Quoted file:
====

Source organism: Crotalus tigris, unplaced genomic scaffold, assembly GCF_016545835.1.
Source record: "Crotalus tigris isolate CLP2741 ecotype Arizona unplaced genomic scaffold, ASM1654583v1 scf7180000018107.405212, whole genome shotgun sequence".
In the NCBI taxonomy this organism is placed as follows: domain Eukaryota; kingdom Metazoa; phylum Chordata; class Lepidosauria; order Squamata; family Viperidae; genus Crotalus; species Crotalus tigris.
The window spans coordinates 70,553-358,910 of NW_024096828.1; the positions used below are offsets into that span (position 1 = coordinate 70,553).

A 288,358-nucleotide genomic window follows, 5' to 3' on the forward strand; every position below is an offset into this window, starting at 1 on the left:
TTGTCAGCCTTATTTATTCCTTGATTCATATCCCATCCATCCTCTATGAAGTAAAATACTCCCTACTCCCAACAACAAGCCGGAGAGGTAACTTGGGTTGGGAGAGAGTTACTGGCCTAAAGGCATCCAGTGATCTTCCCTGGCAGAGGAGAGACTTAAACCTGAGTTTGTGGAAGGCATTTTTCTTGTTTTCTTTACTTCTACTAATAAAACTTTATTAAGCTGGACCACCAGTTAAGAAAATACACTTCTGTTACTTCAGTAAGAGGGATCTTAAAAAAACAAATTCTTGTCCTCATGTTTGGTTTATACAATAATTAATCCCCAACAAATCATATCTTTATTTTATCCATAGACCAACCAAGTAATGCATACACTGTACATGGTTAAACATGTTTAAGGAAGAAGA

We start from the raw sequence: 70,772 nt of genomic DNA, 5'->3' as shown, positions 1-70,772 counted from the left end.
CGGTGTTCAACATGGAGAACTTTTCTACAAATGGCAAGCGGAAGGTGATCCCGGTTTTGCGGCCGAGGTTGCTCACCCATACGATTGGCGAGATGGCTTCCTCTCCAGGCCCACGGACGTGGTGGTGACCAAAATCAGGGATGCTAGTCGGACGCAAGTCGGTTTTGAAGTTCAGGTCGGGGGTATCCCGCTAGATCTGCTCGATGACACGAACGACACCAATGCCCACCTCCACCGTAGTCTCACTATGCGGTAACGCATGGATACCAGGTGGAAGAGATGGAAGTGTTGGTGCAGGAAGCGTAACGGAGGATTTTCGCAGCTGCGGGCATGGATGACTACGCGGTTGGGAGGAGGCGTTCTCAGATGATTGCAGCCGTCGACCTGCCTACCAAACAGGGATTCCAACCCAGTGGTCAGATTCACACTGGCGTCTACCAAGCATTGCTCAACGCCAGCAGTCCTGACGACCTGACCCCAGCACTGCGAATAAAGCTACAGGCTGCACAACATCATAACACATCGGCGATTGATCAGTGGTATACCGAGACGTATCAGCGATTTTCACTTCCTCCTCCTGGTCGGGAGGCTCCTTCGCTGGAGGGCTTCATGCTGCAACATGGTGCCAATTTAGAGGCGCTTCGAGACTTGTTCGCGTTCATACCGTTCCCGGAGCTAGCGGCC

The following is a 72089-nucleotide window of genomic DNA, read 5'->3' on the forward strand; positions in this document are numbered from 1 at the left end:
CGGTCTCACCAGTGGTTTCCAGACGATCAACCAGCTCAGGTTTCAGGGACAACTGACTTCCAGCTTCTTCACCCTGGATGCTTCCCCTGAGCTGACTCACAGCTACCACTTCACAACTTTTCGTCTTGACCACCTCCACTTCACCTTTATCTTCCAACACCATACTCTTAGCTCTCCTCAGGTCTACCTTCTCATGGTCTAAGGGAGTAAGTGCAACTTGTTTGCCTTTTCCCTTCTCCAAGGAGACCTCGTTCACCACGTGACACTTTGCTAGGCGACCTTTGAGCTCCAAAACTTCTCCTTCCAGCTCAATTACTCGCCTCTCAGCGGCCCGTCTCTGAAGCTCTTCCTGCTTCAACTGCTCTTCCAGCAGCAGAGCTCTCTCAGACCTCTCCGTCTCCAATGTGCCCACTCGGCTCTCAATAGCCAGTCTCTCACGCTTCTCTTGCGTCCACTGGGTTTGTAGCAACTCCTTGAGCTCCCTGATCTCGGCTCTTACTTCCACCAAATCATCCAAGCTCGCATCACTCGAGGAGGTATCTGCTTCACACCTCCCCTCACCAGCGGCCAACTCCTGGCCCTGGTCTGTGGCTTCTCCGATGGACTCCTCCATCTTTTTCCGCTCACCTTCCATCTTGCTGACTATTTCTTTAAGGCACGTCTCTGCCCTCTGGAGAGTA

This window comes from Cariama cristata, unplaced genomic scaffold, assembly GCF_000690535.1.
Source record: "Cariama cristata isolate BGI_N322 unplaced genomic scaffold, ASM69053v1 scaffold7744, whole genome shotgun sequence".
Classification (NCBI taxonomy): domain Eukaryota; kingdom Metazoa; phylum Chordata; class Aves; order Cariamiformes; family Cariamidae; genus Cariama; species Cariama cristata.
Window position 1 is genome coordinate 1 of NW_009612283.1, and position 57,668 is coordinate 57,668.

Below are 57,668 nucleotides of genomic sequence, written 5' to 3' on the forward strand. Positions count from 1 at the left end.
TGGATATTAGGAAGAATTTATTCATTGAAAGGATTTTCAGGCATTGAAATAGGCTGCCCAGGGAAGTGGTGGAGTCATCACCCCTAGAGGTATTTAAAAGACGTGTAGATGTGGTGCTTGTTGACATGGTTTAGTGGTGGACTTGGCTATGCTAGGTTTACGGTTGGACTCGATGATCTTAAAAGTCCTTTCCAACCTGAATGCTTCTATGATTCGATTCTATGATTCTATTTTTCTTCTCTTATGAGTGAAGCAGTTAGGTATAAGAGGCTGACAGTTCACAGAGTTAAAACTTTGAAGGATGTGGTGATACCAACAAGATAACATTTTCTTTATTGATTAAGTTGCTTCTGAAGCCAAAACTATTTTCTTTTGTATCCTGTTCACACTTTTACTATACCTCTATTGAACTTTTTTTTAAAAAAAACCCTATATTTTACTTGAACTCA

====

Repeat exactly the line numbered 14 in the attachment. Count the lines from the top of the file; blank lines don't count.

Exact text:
Window position 1 is genome coordinate 1 of NW_009612283.1, and position 57,668 is coordinate 57,668.